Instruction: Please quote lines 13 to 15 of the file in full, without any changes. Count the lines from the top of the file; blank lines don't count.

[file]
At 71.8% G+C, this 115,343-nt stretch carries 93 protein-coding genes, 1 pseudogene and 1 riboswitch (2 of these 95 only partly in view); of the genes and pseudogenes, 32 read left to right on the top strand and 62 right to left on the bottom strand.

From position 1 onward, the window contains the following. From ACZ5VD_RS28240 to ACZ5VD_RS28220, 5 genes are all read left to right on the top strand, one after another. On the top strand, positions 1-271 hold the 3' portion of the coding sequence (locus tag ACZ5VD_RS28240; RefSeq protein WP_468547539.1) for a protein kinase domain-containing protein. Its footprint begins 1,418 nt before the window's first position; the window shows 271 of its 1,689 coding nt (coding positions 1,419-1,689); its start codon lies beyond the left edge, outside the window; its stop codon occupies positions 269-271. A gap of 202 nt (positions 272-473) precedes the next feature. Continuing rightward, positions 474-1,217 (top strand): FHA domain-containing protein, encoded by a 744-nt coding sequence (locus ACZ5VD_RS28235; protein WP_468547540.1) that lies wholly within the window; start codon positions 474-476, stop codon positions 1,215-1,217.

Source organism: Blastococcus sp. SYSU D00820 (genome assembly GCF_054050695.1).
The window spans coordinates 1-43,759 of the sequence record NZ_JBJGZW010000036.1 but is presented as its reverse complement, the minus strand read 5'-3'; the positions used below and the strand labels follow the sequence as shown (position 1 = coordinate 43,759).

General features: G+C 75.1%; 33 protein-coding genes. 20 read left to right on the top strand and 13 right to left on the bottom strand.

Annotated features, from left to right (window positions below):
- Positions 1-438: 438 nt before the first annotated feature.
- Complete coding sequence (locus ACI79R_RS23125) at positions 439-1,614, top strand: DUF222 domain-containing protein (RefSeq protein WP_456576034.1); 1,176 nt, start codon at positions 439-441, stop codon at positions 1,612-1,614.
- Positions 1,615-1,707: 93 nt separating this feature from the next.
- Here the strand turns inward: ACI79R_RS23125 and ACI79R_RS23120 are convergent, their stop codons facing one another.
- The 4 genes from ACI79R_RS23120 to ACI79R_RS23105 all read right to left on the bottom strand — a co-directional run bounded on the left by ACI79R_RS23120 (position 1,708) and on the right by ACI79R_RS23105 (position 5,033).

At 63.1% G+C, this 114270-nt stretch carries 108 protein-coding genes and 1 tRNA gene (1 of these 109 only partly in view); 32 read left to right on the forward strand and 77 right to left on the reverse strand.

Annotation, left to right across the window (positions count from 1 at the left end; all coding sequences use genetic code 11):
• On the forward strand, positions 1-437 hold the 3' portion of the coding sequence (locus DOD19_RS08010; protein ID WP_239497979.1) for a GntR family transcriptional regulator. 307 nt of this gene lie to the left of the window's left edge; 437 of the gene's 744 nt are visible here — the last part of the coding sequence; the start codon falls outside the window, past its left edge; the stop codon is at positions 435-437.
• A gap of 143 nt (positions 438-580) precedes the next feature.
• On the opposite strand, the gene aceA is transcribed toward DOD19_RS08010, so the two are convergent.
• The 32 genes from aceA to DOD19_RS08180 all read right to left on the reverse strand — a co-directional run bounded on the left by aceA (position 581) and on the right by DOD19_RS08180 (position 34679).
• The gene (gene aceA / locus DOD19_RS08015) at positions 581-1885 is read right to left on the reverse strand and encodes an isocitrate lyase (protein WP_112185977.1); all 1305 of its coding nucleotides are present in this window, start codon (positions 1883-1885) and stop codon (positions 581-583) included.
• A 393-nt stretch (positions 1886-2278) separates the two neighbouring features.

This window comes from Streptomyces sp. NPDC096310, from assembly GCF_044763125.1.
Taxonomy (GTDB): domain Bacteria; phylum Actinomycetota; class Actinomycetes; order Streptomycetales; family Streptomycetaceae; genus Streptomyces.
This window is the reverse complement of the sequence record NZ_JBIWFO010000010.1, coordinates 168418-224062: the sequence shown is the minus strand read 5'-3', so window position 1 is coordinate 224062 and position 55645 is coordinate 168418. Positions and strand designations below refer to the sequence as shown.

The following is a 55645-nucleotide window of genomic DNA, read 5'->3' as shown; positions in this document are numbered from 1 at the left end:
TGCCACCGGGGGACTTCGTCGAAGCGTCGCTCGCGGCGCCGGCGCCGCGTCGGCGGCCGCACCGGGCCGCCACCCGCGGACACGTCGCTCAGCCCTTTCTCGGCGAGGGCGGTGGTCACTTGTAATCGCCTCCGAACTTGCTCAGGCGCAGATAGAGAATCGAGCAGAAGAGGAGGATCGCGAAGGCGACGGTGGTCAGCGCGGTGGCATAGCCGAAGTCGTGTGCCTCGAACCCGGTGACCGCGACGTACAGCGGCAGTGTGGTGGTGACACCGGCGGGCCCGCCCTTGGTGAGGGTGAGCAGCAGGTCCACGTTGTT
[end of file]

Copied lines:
Annotation, left to right across the window (positions count from 1 at the left end; all coding sequences use genetic code 11):
• On the forward strand, positions 1-437 hold the 3' portion of the coding sequence (locus DOD19_RS08010; protein ID WP_239497979.1) for a GntR family transcriptional regulator. 307 nt of this gene lie to the left of the window's left edge; 437 of the gene's 744 nt are visible here — the last part of the coding sequence; the start codon falls outside the window, past its left edge; the stop codon is at positions 435-437.
• A gap of 143 nt (positions 438-580) precedes the next feature.